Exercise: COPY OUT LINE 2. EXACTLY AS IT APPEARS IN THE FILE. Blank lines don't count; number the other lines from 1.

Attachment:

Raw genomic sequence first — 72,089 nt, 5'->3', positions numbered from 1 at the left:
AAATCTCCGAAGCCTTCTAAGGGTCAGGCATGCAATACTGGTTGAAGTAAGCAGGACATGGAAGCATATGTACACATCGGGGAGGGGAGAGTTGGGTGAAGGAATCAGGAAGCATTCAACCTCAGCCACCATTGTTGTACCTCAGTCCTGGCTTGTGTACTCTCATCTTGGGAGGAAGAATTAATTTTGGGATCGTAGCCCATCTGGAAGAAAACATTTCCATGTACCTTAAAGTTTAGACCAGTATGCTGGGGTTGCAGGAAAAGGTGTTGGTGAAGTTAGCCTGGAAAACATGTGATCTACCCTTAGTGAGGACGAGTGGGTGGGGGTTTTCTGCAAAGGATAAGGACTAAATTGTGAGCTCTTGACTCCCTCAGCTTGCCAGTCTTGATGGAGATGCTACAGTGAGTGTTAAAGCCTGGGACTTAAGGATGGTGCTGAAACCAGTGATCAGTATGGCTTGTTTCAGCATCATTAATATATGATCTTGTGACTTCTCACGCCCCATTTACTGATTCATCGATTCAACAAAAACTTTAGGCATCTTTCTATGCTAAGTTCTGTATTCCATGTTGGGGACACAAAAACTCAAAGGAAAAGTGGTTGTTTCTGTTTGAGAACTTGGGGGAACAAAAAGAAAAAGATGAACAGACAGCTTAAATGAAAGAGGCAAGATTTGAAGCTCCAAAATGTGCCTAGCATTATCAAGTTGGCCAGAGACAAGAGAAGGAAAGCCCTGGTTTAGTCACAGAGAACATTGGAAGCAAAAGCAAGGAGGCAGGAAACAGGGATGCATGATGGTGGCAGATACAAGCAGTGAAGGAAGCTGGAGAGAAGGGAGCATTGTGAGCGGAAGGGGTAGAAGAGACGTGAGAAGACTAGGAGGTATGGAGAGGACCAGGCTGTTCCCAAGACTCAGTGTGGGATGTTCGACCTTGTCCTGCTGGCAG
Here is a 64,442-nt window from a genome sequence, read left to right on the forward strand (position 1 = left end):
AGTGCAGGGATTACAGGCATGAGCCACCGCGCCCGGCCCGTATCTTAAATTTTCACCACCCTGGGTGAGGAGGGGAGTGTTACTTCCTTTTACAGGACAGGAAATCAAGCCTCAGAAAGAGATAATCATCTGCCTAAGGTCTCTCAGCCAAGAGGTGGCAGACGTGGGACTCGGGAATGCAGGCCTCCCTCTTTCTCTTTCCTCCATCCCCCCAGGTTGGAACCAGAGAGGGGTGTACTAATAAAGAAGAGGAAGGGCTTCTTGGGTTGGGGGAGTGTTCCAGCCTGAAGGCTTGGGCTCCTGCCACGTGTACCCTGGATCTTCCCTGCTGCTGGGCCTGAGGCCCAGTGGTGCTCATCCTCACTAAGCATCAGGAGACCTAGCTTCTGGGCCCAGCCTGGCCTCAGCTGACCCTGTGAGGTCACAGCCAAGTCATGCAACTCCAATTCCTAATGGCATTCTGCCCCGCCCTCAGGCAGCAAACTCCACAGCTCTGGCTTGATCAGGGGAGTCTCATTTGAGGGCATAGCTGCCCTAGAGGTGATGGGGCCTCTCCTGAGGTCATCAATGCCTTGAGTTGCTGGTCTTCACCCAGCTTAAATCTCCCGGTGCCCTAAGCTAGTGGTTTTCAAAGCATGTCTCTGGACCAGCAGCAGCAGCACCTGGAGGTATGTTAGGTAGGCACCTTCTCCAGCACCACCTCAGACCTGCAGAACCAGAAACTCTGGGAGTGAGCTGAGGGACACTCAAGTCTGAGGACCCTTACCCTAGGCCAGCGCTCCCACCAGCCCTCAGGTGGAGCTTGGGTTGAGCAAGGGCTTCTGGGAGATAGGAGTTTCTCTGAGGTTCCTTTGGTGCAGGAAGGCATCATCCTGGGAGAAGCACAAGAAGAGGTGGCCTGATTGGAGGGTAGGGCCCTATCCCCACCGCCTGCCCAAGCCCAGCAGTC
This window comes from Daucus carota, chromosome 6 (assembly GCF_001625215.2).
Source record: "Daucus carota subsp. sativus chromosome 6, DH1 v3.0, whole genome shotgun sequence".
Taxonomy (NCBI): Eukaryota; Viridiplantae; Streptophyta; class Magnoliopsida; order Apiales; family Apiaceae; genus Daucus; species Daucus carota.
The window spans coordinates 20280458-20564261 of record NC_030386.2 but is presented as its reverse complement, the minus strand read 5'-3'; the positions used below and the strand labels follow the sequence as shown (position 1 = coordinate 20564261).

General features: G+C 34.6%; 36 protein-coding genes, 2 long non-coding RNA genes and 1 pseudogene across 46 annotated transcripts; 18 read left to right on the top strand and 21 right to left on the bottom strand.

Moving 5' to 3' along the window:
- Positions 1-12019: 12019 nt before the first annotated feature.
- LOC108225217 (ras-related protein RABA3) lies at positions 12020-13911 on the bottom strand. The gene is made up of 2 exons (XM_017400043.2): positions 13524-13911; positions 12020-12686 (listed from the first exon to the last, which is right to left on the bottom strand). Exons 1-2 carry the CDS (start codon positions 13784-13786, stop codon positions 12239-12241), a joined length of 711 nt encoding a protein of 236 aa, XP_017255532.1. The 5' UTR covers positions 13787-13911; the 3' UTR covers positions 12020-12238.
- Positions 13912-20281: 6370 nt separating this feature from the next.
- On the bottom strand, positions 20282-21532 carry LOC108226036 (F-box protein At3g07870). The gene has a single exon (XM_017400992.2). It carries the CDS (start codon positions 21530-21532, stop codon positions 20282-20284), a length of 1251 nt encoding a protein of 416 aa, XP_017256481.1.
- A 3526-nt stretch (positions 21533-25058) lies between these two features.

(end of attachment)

AAATCTCCGAAGCCTTCTAAGGGTCAGGCATGCAATACTGGTTGAAGTAAGCAGGACATGGAAGCATATGTACACATCGGGGAGGGGAGAGTTGGGTGAAGGAATCAGGAAGCATTCAACCTCAGCCACCATTGTTGTACCTCAGTCCTGGCTTGTGTACTCTCATCTTGGGAGGAAGAATTAATTTTGGGATCGTAGCCCATCTGGAAGAAAACATTTCCATGTACCTTAAAGTTTAGACCAGTATGCTGGGGTTGCAGGAAAAGGTGTTGGTGAAGTTAGCCTGGAAAACATGTGATCTACCCTTAGTGAGGACGAGTGGGTGGGGGTTTTCTGCAAAGGATAAGGACTAAATTGTGAGCTCTTGACTCCCTCAGCTTGCCAGTCTTGATGGAGATGCTACAGTGAGTGTTAAAGCCTGGGACTTAAGGATGGTGCTGAAACCAGTGATCAGTATGGCTTGTTTCAGCATCATTAATATATGATCTTGTGACTTCTCACGCCCCATTTACTGATTCATCGATTCAACAAAAACTTTAGGCATCTTTCTATGCTAAGTTCTGTATTCCATGTTGGGGACACAAAAACTCAAAGGAAAAGTGGTTGTTTCTGTTTGAGAACTTGGGGGAACAAAAAGAAAAAGATGAACAGACAGCTTAAATGAAAGAGGCAAGATTTGAAGCTCCAAAATGTGCCTAGCATTATCAAGTTGGCCAGAGACAAGAGAAGGAAAGCCCTGGTTTAGTCACAGAGAACATTGGAAGCAAAAGCAAGGAGGCAGGAAACAGGGATGCATGATGGTGGCAGATACAAGCAGTGAAGGAAGCTGGAGAGAAGGGAGCATTGTGAGCGGAAGGGGTAGAAGAGACGTGAGAAGACTAGGAGGTATGGAGAGGACCAGGCTGTTCCCAAGACTCAGTGTGGGATGTTCGACCTTGTCCTGCTGGCAG